- Pro Football Hall of Fame (1998)
- NFL Man of the Year (1991)
- NFL 75th Anniversary Team
- NFL 1980s All-Decade Team
- 11x Pro Bowl (1981-91)
- 9x First-Team All-Pro (1981-83, 1985-90)
- 2x Second-Team All-Pro (1984, 1990)
- Cincinnati Bengals 40th Anniversary Team
The greatest Bengal of all-time is without question left tackle Anthony Muñoz. Not only is he the only former Bengals great that has been inducted into the Pro Football Hall of Fame, but he’s arguably one of the best non-quarterbacks to have ever played the sport. He is on a short list of Bruce Matthews and Jonathan Ogden as the greatest offensive tackles of all-time.
Muñoz was a two-sport athlete at USC, playing both baseball and football for the Trojans. While the football talent was obviously there, concerns over the health of his knees might have knocked his draft stock down a peg. He only played in 16 games in two seasons as an upperclassmen at USC.
But that did not matter what so ever in the Bengals’ eyes. They just knew that Muñoz was a stud ripe for the picking at No. 3 in the 1980 NFL Draft. Muñoz spent his entire 13-year NFL career with the Bengals. He won a starting job at left tackle as a rookie in 1980, but then rattled off 11 straight trips to the Pro Bowl from 1981 to 1991.
Muñoz was an All-Pro in all of those 11 seasons from 1981 to 1991. He made the All-Pro first team nine times and the All-Pro second team twice. Naturally, he earned a spot on the NFL 1980s All-Decade Team and the NFL’s 75th Anniversary Team. No doubt he made the Bengals 40th Anniversary Team when it was unveiled in 2007.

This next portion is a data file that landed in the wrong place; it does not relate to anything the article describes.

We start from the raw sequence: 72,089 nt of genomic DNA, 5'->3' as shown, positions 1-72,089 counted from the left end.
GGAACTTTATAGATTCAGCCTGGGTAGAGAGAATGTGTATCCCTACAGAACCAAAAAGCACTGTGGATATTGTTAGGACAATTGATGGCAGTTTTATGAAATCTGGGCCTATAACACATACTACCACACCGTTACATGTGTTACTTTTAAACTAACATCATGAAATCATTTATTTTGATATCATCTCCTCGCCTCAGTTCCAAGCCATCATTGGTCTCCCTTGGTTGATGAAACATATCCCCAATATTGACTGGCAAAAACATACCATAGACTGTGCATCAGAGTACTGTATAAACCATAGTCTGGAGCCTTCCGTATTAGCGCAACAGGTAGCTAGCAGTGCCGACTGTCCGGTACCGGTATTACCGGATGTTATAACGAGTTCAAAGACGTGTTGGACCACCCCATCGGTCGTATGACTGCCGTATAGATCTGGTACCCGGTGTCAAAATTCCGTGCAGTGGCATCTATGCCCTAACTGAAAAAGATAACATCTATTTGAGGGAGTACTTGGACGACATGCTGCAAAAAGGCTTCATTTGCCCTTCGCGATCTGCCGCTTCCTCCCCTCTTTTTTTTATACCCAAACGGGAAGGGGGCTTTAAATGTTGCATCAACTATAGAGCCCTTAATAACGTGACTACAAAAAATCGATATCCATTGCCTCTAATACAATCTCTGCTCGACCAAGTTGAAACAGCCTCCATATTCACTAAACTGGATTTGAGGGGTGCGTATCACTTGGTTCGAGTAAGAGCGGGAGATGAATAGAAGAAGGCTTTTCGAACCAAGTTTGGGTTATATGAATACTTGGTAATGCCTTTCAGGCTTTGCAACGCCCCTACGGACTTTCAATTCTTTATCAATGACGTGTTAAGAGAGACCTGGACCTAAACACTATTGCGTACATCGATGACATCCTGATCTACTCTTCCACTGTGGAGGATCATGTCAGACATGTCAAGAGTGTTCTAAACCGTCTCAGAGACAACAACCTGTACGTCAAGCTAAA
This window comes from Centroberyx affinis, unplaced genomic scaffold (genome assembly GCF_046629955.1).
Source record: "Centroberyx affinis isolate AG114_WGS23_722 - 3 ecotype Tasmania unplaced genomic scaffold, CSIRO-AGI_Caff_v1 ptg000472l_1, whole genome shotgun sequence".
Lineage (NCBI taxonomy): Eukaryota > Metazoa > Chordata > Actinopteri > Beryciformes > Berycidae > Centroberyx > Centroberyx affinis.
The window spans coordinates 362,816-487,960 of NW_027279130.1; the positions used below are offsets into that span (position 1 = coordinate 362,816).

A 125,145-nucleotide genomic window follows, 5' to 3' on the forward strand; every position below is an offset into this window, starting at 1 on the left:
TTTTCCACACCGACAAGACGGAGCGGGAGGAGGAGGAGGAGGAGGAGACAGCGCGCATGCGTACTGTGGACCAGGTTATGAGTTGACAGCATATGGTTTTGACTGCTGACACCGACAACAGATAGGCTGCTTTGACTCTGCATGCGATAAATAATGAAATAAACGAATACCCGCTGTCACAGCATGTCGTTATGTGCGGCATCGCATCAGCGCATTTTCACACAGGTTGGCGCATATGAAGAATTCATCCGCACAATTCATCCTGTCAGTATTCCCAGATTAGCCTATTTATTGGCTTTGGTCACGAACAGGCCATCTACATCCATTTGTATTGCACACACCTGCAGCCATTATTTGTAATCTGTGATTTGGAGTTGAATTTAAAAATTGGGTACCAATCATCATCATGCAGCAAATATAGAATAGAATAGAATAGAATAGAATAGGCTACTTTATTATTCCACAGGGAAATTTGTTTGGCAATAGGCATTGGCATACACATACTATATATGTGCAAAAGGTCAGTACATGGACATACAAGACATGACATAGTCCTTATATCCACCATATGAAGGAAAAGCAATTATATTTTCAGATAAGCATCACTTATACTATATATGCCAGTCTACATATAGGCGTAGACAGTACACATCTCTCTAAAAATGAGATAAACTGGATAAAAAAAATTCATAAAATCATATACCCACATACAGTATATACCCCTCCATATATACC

Muñoz was there for both of the Bengals’ runs to the Super Bowl in the 1980s. He protected Ken Anderson’s blind side in Super Bowl XVI in 1981 and kept Boomer Esiason clean in Super Bowl XXIII in 1988. However, both games for the Bengals resulted in losses to the Joe Montana/Bill Walsh San Francisco 49ers by less than a touchdown each time.
In 1991, you could kind of begin to see the wear and tear mount on Muñoz. He did make it to his 11th straight Pro Bowl, but missed three games and didn’t earn a spot on either All-Pro team. His final season in Cincinnati had him only playing in eight games, as he failed to make a Pro Bowl for the first time since his rookie season in 1980.
1991 did yield another huge accolade on Muñoz’s football resume. He was named Walter Payton Man of the Year. A short seven years later, Muñoz would earn his spot in the Pro Football Hall of Fame as a first-ballot inductee. His Canton classmates include Paul Krause, Tommy McDonald and Mike Singletary. Maybe one day there will be a player as great as Muñoz was for the Bengals? Until then, he’s by far and away the best to have ever graced the Queen City gridiron.